Sit down and ask yourself, ‘What is the most important thing to me?’ What grosses me out the most? What makes me the most upset — is it healthcare? Is it so many people being hungry in our culture? Is it sexual abuse? Mix that with doing something you love, something you could keep doing forever and ever. For me it was ending violence against women, and I mixed it with music. And I’ve had a 25-year career. So that’s my advice: Find something you really care about and mix that with something you love doing.
Take criticism seriously, but not personally. If there is truth or merit in the criticism, try to learn from it. Otherwise, let it roll right off you.
Whatever the problem, be part of the solution. Don’t just sit around raising questions and pointing out obstacles.
This is the season when a clutch of successful women — who have it all — give speeches to women like you and say, to be perfectly honest, you can’t have it all. Maybe young women don’t wonder whether they can have it all any longer, but in case of you are wondering, of course you can have it all. What are you going to do? Everything, is my guess. It will be a little messy, but embrace the mess. It will be complicated, but rejoice in the complications. It will not be anything like what you think it will be like, but surprises are good for you. And don’t be frightened: you can always change your mind. I know: I’ve had four careers and three husbands.
My hope for the future, not just in the music industry, but in every young girl I meet, is that they all realize their worth and ask for it.
I love women who are bosses and who don’t constantly worry about what their employees think of them. I love women who don’t ask, “Is that OK?” after everything they say. I love when women are courageous in the face of unthinkable circumstances, like my mother when she was diagnosed with stage IV pancreatic cancer. Or like Gabrielle Giffords writing editorials for the New York Times about the cowardice of Congress regarding gun laws and using phrases like “mark my words” like she is Clint Eastwood. How many women say stuff like that?
To follow your life’s guidance, you may have to reassign some seemingly important things to ‘unimportant.’ If you believe that pleasing your horrible boss or having a spotless clean house is a higher priority than playing with your children or sleeping off the flu, be prepared for a long and strenuous battle against destiny.
I still go to a party and say something embarrassing to someone, and then write them a weird e-mail about it the next day, and then write them a text because I think they didn’t get the e-mail. No matter what happens with your level of success, you still have to deal with all the baggage that is yourself.
Don’t lament so much about how your career is going to turn out. You don’t have a career. You have a life. Do the work. Keep the faith. Be true blue. You are a writer because you write. Keep writing and quit your bitching. Your book has a birthday. You don’t know what it is yet.
MAKE STATEMENTS also applies to us women: Speak in statements instead of apologetic questions. No one wants to go to a doctor who says, “I’m going to be your surgeon? I’m here to talk to you about your procedure? I was first in my class at Johns Hopkins, so?” Make statements, with your actions and your voice.
Women need to shift from thinking “I’m not ready to do that” to thinking “I want to do that- and I’ll learn by doing it.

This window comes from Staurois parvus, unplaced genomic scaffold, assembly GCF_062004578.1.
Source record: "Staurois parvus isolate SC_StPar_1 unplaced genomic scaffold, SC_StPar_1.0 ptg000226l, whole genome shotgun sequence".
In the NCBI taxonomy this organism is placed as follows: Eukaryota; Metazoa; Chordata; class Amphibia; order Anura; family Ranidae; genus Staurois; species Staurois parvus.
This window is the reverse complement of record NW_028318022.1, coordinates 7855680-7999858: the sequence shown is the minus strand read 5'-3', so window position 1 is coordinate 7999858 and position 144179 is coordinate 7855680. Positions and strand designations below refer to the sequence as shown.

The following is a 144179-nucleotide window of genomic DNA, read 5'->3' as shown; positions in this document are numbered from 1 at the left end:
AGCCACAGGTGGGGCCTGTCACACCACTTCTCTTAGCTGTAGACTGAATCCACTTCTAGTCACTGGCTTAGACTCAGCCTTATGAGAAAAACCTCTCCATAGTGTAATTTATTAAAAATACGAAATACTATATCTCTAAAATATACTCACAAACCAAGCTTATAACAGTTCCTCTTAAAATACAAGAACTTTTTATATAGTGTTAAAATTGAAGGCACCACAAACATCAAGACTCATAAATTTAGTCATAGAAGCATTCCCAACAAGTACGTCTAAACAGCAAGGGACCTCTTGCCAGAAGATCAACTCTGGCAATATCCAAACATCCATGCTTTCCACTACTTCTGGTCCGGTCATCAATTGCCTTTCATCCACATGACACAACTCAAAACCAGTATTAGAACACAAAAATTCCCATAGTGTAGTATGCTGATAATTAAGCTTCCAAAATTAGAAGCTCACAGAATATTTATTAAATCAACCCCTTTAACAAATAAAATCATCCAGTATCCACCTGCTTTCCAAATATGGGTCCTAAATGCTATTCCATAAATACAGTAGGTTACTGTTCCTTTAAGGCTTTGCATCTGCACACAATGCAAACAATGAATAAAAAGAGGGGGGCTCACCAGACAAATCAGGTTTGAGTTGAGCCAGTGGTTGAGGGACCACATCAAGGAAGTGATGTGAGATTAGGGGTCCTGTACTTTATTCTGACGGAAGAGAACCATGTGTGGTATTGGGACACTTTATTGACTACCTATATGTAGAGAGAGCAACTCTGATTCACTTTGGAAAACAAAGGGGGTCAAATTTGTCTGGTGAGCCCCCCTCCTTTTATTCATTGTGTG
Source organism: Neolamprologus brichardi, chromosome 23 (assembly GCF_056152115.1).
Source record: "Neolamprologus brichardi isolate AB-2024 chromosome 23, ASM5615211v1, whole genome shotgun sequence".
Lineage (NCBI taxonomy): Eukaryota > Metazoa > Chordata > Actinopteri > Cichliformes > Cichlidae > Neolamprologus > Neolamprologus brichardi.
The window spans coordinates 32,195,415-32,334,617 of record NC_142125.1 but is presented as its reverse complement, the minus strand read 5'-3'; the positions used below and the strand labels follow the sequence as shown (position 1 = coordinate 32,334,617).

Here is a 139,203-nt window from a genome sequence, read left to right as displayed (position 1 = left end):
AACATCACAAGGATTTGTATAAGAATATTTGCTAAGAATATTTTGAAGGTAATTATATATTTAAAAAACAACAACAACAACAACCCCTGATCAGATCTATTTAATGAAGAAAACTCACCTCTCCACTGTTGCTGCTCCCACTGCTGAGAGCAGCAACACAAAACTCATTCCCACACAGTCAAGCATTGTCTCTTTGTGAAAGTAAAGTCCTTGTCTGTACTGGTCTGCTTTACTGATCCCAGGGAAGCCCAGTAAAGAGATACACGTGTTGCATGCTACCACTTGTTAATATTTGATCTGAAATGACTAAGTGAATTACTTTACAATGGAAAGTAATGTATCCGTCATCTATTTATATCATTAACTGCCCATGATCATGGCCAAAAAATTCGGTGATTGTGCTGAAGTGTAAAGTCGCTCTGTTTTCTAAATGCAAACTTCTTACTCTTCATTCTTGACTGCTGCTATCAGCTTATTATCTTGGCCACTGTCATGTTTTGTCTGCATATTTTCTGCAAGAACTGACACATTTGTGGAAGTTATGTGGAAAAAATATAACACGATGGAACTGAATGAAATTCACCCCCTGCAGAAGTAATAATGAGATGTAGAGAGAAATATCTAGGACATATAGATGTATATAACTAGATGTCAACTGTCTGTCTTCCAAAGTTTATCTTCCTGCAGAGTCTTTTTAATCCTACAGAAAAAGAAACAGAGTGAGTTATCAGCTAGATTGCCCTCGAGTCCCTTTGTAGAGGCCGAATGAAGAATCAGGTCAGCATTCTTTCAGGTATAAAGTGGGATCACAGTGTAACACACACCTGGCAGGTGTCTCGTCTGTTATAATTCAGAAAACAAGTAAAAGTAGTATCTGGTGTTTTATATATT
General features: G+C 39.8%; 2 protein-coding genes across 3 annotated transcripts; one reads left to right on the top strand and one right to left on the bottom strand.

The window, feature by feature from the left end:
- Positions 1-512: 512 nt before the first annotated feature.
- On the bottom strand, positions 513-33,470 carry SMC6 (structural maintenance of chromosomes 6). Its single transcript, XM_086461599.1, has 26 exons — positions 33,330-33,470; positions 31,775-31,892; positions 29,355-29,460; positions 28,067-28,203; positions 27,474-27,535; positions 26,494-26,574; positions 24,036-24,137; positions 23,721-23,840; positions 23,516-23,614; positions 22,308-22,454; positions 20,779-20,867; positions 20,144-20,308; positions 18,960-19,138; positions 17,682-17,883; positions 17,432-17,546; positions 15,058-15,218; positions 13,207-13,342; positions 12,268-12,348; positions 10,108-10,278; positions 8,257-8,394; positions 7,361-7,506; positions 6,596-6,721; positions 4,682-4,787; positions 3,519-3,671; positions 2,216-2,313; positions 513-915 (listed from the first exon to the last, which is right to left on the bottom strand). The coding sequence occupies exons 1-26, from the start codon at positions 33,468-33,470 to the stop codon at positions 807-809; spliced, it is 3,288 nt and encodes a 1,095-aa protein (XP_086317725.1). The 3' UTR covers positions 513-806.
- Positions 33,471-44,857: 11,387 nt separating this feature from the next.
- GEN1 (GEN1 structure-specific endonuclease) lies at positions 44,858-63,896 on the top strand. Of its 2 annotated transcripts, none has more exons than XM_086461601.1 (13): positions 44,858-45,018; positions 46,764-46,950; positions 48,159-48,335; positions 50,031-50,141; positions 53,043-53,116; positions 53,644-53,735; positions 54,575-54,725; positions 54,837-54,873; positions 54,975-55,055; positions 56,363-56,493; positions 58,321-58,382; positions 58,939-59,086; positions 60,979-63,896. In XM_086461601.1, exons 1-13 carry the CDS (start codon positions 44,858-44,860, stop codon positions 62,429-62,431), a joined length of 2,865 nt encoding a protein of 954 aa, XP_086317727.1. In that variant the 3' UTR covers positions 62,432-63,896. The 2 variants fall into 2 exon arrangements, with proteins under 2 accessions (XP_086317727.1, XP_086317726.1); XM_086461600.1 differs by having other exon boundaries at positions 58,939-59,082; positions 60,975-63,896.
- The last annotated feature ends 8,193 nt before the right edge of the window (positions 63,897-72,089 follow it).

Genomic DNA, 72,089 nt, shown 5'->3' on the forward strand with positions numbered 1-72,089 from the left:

The most effective way to do it, is to do it.
Don’t ever confuse the two, your life and your work. That’s what I have to say. The second is only a part of the first…There are thousands of people out there with the same degree you have; when you get a job, there will be thousands of people doing what you want to do for a living. But you are the only person alive who has sole custody of your life. Your particular life. Your entire life. Not just your life at a desk, or your life on the bus, or in the car, or at the computer. Not just the life of your mind, but the life of your heart. Not just your bank account, but your soul…People don’t talk about the soul very much anymore. It’s so much easier to write a résumé than to craft a spirit. But a résumé is cold comfort on a winter night, or when you’re sad, or broke, or lonely, or when you’ve gotten back the chest X ray and it doesn’t look so good, or when the doctor writes “prognosis, poor.”
I used to dream about one day being at Wimbledon. I could taste the strawberries and cream I could see myself curtseying there at center court. And I didn’t make it there, obviously, as a tennis player, but let me tell you even though I had a mic in my hand instead of a tennis racket for ESPN when I went to cover it for the first time; to me it was like ‘check! Wimbledon.’ You have to be creative in reaching your goals and I think that’s what really helped me so much in my life both professionally and personally. Just not being too rigid. Having goals and setting goals, but being flexible with them and knowing that it might not quite look like how I think it’s going to look and that’s okay.
I spent most of my career, including my time at McKinsey, never acknowledging that I was a woman. And, you know, fast forward — I’m 43 now — fitting in is not helping us.
So, my unsolicited advice to women in the workplace is this. When faced with sexism, or ageism, or lookism, or even really aggressive Buddhism, ask yourself the following question: “Is this person in between me and what I want to do?” If the answer is no, ignore it and move on. Your energy is better used doing your work and outpacing people that way. Then, when you’re in charge, don’t hire the people who were jerky to you.
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